I grew up in a small town, surrounded by fields and farmland. One of my grandfathers tilled the soil, while the other fought in foreign lands during World War II. Both men cared for their kin, their history, and their homes.
Through their hard work and faithfulness, I have life and breath. My life was wrought, in part, by the soldier boy who fought in France and the farmer boy who gathered corn.
I believe July 4 is a time of gratitude. By remembering past generations’ service and fidelity, we show we do not hold our inheritance cheap. All of us enjoy the fruits of a harvest sown before us: our safety was bought by soldiers’ blood, our rights embedded in documents written long before we were born. Men who exhibited courage in hardship and plenty have molded present and future lives.
But unfortunately, citizens of the modern age offer little gratitude to the past. Their “patriotism” often consists of mere nationalism and egotism, hallowing apple pie and “American exceptionalism” rather than ancestors and homelands.
Our age is more disconnected from history than any before us: grown on dogmas of postmodernism and narcissism, we no longer have any inherent fealty to our past. Clive James and Eric Voegelin lamented our growing “cultural amnesia” or “anamnesis,” as our generation loses its sense of place and historical memory.
In 2012, David Brooks reported that the number of Americans living alone had risen from five percent to 28 percent since 1950. He diagnosed the underlying problem with such isolation in another column, written last month:
“Over the past half-century, society has become more individualistic. As it has become more individualistic, it has also become less morally aware, because social and moral fabrics are inextricably linked. The atomization and demoralization of society have led to certain forms of social breakdown, which government has tried to address, sometimes successfully and often impotently.”
America has long struggled with an individualism that ignores the past and future in its present, personal obsessions. Alexis de Tocqueville identified this individualism in his book Democracy in America, written in the 19th century: “Those who went before are soon forgotten; of those who will come after no one has any idea: the interest of man is confined to those in close propinquity to himself.”
While in aristocratic nations, “a man almost always knows his forefathers, and respects them,” Tocqueville said Americans “owe nothing to any man, they expect nothing from any man; they acquire the habit of always considering themselves as standing alone, and they are apt to imagine that their whole destiny is in their own hands. Thus not only does democracy make every man forget his ancestors, but it hides his descendants, and separates his contemporaries from him; it throws him back forever on himself alone, and threatens in the end to confine him entirely within the solitude of his own heart.”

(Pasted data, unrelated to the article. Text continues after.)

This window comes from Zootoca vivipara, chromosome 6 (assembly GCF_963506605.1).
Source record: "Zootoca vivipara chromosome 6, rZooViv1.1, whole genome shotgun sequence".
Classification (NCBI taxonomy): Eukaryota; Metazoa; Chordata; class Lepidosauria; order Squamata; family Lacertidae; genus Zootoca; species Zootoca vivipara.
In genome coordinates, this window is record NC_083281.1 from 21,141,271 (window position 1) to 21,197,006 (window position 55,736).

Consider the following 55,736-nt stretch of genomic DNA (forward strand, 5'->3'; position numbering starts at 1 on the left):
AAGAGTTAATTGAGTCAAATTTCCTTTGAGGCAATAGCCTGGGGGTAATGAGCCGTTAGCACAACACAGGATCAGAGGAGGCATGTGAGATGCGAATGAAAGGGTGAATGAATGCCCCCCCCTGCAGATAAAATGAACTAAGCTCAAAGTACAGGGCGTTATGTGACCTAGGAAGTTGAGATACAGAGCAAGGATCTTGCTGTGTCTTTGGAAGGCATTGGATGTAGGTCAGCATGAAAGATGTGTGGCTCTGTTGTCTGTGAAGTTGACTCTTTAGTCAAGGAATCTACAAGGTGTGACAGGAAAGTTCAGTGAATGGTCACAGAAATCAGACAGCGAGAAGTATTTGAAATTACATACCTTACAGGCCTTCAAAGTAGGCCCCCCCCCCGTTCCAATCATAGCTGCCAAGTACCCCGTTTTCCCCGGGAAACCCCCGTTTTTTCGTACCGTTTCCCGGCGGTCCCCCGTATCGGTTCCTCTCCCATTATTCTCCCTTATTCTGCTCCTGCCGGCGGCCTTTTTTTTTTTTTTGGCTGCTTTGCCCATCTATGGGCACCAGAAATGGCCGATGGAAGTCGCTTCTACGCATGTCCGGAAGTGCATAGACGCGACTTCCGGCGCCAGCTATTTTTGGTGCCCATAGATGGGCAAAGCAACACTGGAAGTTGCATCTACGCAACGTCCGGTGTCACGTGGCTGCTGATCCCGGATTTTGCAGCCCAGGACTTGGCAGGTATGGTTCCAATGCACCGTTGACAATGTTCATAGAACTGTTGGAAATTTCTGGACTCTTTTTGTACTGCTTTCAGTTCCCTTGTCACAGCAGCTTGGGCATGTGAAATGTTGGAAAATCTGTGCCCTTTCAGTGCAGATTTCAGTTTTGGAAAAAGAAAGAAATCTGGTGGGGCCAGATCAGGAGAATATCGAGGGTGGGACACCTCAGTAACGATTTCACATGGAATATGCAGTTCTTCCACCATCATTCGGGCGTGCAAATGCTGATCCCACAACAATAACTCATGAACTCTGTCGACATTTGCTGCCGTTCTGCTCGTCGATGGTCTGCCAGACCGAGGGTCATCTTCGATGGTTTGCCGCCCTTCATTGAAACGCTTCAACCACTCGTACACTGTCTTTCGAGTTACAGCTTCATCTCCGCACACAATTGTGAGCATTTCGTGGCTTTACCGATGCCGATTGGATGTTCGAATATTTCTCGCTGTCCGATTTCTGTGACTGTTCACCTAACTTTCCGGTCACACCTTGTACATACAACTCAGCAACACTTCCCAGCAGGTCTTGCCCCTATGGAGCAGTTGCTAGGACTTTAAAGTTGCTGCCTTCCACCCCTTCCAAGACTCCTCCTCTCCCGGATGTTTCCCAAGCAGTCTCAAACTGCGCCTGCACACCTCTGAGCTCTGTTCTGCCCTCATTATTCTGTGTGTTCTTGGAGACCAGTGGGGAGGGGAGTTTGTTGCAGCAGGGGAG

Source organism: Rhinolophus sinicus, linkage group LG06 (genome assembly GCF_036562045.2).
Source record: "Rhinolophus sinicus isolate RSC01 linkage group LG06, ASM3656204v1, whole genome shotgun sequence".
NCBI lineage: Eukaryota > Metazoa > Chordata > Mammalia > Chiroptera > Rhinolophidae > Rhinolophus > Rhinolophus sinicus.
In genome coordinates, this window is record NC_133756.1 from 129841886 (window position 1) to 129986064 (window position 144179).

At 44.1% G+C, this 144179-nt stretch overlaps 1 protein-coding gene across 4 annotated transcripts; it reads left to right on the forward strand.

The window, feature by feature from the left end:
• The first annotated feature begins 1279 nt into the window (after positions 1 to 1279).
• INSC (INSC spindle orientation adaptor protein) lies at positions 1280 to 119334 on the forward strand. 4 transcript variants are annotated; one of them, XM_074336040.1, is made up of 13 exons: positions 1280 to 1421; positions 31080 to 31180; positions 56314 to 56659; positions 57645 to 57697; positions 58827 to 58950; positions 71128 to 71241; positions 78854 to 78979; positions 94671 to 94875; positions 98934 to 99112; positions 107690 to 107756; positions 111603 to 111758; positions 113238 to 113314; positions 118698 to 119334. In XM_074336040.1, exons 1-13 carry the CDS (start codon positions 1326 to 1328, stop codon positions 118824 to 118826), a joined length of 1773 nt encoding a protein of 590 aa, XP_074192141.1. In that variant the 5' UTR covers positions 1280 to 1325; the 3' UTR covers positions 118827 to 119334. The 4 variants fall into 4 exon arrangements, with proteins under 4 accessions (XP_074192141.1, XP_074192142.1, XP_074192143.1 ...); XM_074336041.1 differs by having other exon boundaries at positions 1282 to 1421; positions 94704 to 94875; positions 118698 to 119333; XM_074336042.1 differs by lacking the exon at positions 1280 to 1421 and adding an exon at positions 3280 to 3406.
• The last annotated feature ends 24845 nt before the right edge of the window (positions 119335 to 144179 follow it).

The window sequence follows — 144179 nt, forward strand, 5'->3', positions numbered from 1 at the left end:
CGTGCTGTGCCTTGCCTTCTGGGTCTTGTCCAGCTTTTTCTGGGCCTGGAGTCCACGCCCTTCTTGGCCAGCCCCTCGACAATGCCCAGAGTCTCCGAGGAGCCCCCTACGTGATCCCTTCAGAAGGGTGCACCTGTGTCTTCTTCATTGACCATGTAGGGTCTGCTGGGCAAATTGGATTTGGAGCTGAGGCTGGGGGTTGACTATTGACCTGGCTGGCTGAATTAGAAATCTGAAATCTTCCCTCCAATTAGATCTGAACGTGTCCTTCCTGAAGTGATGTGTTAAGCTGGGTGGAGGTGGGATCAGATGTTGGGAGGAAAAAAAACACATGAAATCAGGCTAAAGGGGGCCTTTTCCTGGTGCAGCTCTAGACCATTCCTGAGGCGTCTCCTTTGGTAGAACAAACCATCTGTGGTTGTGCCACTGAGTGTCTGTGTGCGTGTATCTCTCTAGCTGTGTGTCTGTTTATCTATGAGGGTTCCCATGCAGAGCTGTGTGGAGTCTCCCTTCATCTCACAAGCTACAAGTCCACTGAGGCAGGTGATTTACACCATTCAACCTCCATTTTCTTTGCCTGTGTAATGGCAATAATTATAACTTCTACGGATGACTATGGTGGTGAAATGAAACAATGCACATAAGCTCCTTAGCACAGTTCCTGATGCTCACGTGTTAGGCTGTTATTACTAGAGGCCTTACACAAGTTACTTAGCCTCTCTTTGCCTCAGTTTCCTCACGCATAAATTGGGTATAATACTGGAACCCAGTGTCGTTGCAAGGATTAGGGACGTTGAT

The more we disentangle ourselves from our roots, the less aware we become of our moral, cultural, and political heritage. We are careless of traditions and debts owed to the past.
When my grandfather rode his tractor and dug ditches, he was following in the footsteps of his father – a man whose back was bent from years of hard labor. Both men attended the same church and sang the same hymns. Both men had a deep and profound reverence for their roots, and for the customs of their forefathers.
I admit that I am profoundly blessed. Not all American have such a personal heritage. But we were all blessed with those American forefathers who, in the classic words of Abraham Lincoln, “brought forth on this continent a new nation, conceived in Liberty.” We all have ancestors who fought and died to preserve this nation, and thus “gave the last full measure of devotion.”
Today, here at TAC, we’ve published John Quincy Adams’ July 4 Speech. In it, he speaks of the gratitude citizens should display in light of their glorious inheritance:
“…Here are we, fellow citizens, assembled in the full enjoyment of its fruits, to bless the Author of our being for the bounties of his providence, in casting our lot in this favored land; to remember with effusions of gratitude the sages who put forth, and the heroes who bled for the establishment of this Declaration; and, by the communion of soul in the re-perusal and hearing of this instrument, to renew the genuine Holy Alliance of its principles, to recognize them as eternal truths, and to pledge ourselves and bind our posterity to a faithful and undeviating adherence to them.”
The harvesters who came before us, plowing seeds of culture and liberty, brought forth a crop we presently enjoy. By remembering them, we show true patriotism and gratitude.